OF PLOTS (OR NOT)
Hospital Playlist does not have a plot or a definitive ‘end’ as you’d expect a series to have. The series falls under the ‘slice of life’ genre with every episode portraying a day(s) in the lives of the main characters. There are some nerve-wracking moments, there is tension, there are moments of relief and joy, the kinds you’d expect in a medical drama where our mains are battling to save lives. But despite these stressed moments, Hospital Playlist sustains its humane and heart-warming vibe throughout. And the credit for that lies on the writer-director team and the hero of the series – the friendship of the five friends, their chemistry and how they make you fall in love with them.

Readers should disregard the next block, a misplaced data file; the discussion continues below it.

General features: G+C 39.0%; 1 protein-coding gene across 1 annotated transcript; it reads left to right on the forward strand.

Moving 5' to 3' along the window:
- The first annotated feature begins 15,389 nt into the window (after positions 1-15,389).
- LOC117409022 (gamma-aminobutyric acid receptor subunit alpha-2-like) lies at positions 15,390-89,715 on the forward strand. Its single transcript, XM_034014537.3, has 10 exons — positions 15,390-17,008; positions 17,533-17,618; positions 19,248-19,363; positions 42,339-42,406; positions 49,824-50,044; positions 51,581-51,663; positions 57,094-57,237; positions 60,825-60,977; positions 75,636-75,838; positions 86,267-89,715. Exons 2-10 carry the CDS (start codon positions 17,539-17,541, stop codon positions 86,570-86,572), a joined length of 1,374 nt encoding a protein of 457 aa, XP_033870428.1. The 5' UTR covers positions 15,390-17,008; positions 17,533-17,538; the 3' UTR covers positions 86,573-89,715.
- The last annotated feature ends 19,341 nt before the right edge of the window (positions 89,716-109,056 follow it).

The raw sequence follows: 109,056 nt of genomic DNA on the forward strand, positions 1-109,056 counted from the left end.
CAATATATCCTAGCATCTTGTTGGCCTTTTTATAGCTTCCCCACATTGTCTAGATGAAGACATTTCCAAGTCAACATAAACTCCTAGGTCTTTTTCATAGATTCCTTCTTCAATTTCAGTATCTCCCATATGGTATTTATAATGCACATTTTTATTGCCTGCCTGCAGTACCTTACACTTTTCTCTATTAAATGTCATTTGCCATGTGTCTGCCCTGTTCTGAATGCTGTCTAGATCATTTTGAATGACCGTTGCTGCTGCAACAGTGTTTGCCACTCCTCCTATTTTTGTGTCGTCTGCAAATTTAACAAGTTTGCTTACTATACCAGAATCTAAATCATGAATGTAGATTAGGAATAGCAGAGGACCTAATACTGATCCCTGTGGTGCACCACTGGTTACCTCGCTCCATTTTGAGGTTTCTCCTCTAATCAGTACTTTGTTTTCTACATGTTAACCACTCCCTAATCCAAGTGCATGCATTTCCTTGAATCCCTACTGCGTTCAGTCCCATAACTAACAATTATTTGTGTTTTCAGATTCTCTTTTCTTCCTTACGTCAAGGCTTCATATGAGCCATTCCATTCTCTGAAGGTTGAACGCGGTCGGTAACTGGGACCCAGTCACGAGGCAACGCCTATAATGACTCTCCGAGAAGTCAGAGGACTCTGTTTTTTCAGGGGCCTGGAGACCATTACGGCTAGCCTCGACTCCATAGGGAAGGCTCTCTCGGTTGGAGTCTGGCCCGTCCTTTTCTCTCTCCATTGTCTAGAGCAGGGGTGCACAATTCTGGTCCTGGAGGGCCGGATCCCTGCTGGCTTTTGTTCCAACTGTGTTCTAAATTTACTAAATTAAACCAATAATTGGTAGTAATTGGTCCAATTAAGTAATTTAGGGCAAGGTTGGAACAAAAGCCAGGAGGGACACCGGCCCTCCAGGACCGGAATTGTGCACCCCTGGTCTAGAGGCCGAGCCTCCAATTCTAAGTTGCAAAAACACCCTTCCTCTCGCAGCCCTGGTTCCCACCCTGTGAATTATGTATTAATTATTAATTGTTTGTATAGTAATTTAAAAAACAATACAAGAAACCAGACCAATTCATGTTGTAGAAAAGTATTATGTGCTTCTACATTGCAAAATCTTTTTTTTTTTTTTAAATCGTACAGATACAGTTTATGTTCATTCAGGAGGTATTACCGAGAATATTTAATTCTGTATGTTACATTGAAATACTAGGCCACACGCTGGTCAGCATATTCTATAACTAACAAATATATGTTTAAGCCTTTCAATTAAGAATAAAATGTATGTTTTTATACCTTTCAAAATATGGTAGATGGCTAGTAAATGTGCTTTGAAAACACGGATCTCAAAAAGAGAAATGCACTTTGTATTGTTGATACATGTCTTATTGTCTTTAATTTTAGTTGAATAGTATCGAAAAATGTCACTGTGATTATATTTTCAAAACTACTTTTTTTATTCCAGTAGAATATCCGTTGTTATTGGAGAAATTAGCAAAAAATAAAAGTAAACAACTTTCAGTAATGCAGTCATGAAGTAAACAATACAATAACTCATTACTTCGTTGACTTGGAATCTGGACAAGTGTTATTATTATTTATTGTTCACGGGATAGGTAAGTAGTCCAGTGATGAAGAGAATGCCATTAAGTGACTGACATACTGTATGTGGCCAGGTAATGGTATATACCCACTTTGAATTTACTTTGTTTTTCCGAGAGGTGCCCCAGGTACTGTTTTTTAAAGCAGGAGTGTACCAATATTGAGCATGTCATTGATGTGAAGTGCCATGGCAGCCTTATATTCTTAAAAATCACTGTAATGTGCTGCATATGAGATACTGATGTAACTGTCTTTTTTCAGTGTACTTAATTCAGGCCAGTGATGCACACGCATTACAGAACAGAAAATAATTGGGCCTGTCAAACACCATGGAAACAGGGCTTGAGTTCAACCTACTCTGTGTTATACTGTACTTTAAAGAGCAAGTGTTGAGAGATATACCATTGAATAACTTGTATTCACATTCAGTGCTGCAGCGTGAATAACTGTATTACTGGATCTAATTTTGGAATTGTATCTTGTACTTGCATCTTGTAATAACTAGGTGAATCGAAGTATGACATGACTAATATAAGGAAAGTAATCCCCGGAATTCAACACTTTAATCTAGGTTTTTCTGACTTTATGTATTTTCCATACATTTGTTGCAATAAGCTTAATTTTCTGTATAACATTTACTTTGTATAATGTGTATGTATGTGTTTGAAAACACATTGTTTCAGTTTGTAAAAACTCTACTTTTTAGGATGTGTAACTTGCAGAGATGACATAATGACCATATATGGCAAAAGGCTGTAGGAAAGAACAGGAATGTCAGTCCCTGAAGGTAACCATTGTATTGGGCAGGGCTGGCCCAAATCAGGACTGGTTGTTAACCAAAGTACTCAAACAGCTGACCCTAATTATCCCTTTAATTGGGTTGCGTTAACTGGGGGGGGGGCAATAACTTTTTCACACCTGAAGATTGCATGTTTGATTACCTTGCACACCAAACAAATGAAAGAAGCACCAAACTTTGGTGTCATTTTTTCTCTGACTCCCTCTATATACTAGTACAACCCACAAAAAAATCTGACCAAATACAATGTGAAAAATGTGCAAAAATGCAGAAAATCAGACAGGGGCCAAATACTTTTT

It’s a delight to see acting powerhouses Jo Jung-suk, Yoo Yeon-Seok, Jung Kyung-ho, Kim Dae-Myung and Jeon Mi-do share screen space and complement each other. Each of these actors not only makes their character shine but also brings out the best in the fellow actors, their bonhomie evident – what makes it more real is the band (hence the name ‘playlist’) and the jamming sessions. All five actors learned to play the instruments they’ve been assigned in the band and sang the songs and boy are they good!
THE ACTORS & CHARACTERS